The new execution engine should support all Hive queries without any modification. Query results should be functionally equivalent to those from either MapReduce or Tez. In addition, existing functionality related to the execution engine should also be available, including the following:
- Hive will display a task execution plan that’s similar to that being displayed by the
explaincommand for MapReduce and Tez.
- Hive will give appropriate feedback to the user about progress and completion status of the query when running queries on Spark.
- The user will be able to get statistics and diagnostic information as before (counters, logs, and debug info on the console).
As noted previously, this project takes a different approach from that of Shark in that SQL semantics will be not implemented using Spark’s primitives, but rather MapReduce ones that will be executed in Spark.
The main work to implement the Spark execution engine for Hive has two components: query planning, where Hive operator plan from semantic analyzer is further translated a task plan that Spark can execute; and query execution, where the generated Spark plan is executed in the Spark cluster. There are other miscellaneous yet indispensable functional pieces involving monitoring, counters, statistics, and so on, but for brevity, we will only address the main design considerations here.
Currently, for a given user query, Hive’s semantic analyzer generates an operator plan that comprises a graph of logical operators such as
GroupByOperator, and so on.
MapReduceCompiler compiles a graph of
MapReduceTasks and other helper tasks (such as
MoveTask) from the logical operator plan. Tez behaves similarly, yet generates a
TezTask that combines otherwise multiple MapReduce tasks into a single Tez task.
For Spark, we will introduce
SparkCompiler parallel to
TezCompiler. Its main responsibility is to compile from the Hive logical operator plan a plan that can be executed on Spark. Thus, we will have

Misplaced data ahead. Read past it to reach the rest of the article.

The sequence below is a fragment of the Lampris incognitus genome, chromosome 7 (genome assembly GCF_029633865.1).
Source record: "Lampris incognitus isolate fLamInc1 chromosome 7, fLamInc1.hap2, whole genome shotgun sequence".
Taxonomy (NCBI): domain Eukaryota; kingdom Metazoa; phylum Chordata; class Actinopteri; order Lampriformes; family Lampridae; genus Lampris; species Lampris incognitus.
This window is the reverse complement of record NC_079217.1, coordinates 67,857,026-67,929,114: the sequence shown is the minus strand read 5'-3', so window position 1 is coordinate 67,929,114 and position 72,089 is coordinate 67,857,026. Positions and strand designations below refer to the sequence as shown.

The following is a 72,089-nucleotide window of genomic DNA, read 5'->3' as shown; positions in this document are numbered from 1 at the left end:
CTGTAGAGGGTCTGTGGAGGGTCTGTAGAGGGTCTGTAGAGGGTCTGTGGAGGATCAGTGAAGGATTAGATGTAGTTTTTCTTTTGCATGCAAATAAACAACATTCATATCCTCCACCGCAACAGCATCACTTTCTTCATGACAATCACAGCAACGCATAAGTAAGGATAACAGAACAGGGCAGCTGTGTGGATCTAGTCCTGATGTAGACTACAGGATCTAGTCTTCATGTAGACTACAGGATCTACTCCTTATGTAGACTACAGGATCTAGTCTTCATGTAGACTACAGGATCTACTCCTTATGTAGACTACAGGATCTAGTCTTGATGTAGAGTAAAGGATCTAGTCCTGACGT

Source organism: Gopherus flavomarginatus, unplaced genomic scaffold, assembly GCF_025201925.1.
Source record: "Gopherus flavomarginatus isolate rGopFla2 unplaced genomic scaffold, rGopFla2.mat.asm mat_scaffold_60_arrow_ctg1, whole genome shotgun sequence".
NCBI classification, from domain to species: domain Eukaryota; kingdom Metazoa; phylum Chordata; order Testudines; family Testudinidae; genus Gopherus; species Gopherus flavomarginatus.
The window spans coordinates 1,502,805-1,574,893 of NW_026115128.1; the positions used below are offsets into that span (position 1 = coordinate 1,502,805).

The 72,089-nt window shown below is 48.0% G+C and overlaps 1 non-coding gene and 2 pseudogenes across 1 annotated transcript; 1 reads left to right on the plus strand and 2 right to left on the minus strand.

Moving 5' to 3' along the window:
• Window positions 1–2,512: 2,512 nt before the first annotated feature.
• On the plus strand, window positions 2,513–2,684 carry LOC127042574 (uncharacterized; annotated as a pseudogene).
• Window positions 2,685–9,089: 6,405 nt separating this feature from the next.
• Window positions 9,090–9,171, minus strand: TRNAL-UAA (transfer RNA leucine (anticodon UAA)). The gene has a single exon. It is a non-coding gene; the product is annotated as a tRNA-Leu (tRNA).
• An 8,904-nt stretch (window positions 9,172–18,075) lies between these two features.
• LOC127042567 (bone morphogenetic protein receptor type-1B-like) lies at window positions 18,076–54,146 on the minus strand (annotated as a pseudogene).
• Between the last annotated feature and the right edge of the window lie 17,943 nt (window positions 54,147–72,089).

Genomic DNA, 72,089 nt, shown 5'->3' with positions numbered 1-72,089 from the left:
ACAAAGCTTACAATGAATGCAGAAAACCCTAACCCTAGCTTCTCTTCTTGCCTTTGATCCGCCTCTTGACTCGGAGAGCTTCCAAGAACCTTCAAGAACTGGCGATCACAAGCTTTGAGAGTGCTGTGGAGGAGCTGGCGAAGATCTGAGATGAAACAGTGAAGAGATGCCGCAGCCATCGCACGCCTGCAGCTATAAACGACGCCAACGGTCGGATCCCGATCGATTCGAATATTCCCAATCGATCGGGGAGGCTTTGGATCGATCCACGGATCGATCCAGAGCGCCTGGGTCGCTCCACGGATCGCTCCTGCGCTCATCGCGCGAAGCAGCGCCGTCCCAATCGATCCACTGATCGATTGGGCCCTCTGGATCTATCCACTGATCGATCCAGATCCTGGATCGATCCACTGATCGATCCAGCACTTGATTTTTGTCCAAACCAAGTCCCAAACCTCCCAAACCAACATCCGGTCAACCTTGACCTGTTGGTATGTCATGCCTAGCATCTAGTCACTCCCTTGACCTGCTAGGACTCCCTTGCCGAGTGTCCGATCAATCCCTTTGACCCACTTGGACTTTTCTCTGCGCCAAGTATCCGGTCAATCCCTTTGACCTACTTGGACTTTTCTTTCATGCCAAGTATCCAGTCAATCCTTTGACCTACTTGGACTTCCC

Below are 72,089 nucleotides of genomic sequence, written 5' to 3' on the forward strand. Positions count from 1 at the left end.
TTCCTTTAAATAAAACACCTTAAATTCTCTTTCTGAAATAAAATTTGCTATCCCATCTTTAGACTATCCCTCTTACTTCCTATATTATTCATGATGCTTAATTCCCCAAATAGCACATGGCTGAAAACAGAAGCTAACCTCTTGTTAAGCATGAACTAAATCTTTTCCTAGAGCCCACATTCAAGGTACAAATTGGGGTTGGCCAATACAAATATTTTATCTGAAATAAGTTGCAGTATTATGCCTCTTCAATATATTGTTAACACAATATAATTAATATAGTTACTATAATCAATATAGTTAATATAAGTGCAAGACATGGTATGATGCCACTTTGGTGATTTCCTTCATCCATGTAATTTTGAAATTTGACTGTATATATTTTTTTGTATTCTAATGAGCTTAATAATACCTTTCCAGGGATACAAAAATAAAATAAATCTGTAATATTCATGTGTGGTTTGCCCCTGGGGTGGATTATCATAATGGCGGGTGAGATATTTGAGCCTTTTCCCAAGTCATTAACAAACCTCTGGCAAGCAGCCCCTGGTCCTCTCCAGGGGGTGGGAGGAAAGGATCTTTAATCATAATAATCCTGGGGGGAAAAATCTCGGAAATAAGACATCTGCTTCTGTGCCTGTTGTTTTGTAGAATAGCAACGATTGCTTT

SparkTask, depicting a job that will be executed in a Spark cluster, and
SparkWork, describing the plan of a Spark task. Thus,
SparkCompiler translates a Hive’s operator plan into a
SparkWork instance. During the task plan generation,
SparkCompiler may also perform physical optimizations suitable for Spark.
SparkTask instance can be executed by Hive’s task execution framework in the same way as for other tasks. Internally, the
SparkTask.execute() method will make RDDs and functions out of a
SparkWork instance, and submit the execution to the Spark cluster via a Spark client.
Once the Spark work is submitted to the Spark cluster, the Spark client will continue to monitor the job execution and report progress. A Spark job can be monitored via
SparkListener APIs, we will add a
SparkJobMonitor class that handles printing of status as well as reporting the final result. This class provides similar functions as
HadoopJobExecHelper used for MapReduce processing, or
TezJobMonitor used for Tez job processing, and will also retrieve and print the top-level exception thrown at execution time in case of job failure.
Spark job submission is done via a
SparkContext object that’s instantiated with the user’s configuration. When a
SparkTask is executed by Hive, such a context object is created in the current user session. With the context object, RDDs corresponding to Hive tables are created and
ReduceFunction (more details below) are built from Hive’s
SparkWork and applied to the RDDs. Job execution is triggered by applying a
foreach() transformation on the RDDs with a dummy function.
Main Design Considerations
Hive’s operator plan is based on MapReduce paradigm, and traditionally, a query’s execution contains a list of MapReduce jobs. Each MapReduce job consists of map-side processing starting from Hive’s